First flights for the UK team last weekend. Unfortunately the wind speed was only 2, or 3M/sec so the competition was cancelled. But as you can see that even in this tiny breath of air, the Redshift still flew very well.
Words from Top UK pilot and Redshift F3f Team member:
"Loving the airframe - design, colours, flight attributes....it represents such a different approach to F3F. Very impressed with the straight line speed, tracking and responsiveness. As we predicted, its caused a bit of a stir within the UK F3F community, and that was in 2.5 - 3m/s wind speed!"
Other UK team members John Philips and Mark Passigham's planes should take to the air this coming weekend - if the weather permits. Last weekend's video can be seen here:
Well, Greg and I managed a good result on Sunday with the Redshifts, there first competitive outing in the UK. Greg was 6th and I was 5th.
Greg was fastest in two rounds and me one out of the nine flown Only a point or two apart, the plane shows a lot of potential and make a fantastic noise when moving at speed. I’m sure Greg is off the same opinion.
I intend to fly the Redshift as my number one plane this year in the UK, as to the European/world cups not so sure it will work in the lighter air we tend to have there, but it will be with me so could happen
Still more to come from this plane, it’s different in looks but I feel the wing is right.
You don’t want to change the look of the plane, just the handling, the main thing is to keep the noise it makes
Hi Konrad, the Redshift uses a new wing design which concentrates on trying to manage the airflow. This means that I wanted to know pretty much whats happening with any of it when its traveling at competition speeds.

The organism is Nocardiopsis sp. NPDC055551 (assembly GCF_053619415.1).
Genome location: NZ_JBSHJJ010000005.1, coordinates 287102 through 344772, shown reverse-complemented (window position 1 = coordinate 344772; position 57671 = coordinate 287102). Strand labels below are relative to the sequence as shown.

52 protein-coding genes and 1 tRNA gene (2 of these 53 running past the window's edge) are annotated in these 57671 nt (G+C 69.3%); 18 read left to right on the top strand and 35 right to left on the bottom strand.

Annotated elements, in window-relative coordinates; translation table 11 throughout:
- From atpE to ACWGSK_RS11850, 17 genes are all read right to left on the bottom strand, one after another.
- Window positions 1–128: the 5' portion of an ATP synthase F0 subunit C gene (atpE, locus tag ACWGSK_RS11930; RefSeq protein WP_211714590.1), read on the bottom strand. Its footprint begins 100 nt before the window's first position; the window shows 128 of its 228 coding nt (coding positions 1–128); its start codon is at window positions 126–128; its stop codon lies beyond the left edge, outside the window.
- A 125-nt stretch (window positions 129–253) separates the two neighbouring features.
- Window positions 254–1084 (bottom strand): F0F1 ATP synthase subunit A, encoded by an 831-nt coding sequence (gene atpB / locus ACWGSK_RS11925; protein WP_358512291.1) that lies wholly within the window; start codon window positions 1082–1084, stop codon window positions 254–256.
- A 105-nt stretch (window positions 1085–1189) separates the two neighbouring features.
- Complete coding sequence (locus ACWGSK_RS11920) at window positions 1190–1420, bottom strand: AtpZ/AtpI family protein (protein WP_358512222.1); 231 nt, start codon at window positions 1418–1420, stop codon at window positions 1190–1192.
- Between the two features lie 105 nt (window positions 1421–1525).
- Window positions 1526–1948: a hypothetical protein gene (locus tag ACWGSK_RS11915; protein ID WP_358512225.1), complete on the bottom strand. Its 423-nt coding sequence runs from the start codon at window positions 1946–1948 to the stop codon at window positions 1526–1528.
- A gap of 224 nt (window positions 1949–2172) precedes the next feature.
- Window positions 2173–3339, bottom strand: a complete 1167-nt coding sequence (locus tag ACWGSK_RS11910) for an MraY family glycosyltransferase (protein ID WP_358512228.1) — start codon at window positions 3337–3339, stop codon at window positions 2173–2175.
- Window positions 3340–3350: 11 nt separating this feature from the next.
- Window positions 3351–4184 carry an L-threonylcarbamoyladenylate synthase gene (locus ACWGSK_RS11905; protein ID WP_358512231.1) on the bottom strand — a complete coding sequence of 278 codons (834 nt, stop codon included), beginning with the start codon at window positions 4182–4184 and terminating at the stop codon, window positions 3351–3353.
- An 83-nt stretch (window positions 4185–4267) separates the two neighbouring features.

A few things came out of the study.
1. There is no substitute for aspect ratio if you want a fast sailplane.
2. The planform makes a lot more difference than people might think.
3. You don't want moving control surfaces close to the wing tips. YES the further out they go, the more effective they become. But the wingtips are where most of our trouble starts on sailplanes, and the more you disturb them, the greater the chance of that trouble occurring. I wanted to keep them clean.
4. I want the vortices concentrated where I know where they are, and where they can hopefully be controlled by the wing shape and the tip profiles. What I don't want is a ragged shedding of the boundary layer here, there, and everywhere - even if it is quieter.
If the planform works - with the wing getting to high speeds, then the vortices will be there at high pressure and they will be noisy.
The Redshift has a strange kind of noise ONLY at high speed and I call it a "Twistle"
The Redshift makes a very special noise - its quite unlike anything you have heard.